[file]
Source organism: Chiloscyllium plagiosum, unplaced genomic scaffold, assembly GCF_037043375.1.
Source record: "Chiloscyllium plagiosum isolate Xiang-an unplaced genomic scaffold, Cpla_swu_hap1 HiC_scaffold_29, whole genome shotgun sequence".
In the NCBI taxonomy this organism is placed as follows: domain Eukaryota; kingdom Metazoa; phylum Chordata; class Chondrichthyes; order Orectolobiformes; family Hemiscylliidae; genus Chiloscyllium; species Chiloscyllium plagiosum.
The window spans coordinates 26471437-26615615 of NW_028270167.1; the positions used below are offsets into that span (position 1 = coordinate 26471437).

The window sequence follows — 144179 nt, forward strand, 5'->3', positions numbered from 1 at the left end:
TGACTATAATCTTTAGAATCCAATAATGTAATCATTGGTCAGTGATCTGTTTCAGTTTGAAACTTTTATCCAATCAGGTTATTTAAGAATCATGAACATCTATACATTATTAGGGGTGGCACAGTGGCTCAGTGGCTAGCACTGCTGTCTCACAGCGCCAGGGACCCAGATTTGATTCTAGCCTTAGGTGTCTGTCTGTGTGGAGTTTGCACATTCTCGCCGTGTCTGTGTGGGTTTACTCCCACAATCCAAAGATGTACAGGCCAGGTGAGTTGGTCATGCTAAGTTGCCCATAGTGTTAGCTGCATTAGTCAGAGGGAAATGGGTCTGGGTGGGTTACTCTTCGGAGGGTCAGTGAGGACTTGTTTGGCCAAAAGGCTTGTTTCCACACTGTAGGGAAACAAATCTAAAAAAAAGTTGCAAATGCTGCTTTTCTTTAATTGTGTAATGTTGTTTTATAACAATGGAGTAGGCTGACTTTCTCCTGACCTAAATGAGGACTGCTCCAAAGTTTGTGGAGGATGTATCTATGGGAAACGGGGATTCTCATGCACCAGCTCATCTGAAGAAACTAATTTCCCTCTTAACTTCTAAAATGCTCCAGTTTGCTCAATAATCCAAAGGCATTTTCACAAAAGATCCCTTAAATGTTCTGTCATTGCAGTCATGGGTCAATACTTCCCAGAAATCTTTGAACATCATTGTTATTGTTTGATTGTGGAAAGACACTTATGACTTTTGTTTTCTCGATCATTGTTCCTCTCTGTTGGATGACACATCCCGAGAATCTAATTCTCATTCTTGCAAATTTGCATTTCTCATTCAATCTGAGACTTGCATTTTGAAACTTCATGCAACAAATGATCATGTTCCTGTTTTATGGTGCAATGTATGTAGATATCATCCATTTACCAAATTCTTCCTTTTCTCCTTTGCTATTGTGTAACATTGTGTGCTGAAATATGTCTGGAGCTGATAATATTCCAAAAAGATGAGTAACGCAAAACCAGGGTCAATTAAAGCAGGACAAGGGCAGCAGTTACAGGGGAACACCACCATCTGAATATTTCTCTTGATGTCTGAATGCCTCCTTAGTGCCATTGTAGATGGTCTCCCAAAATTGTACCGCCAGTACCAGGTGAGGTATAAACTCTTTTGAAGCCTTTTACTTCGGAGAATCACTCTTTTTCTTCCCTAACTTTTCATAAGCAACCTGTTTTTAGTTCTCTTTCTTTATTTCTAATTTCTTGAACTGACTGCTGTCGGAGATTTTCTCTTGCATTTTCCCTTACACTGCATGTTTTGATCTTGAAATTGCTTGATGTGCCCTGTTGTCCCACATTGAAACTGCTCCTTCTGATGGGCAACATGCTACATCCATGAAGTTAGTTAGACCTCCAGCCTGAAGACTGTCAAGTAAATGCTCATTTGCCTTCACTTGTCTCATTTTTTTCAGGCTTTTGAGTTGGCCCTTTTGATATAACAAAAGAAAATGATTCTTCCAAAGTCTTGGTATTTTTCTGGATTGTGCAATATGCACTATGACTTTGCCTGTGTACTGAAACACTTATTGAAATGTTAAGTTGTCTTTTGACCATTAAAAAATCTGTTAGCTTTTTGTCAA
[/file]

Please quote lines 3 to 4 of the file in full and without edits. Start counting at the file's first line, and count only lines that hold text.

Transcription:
In the NCBI taxonomy this organism is placed as follows: domain Eukaryota; kingdom Metazoa; phylum Chordata; class Chondrichthyes; order Orectolobiformes; family Hemiscylliidae; genus Chiloscyllium; species Chiloscyllium plagiosum.
The window spans coordinates 26471437-26615615 of NW_028270167.1; the positions used below are offsets into that span (position 1 = coordinate 26471437).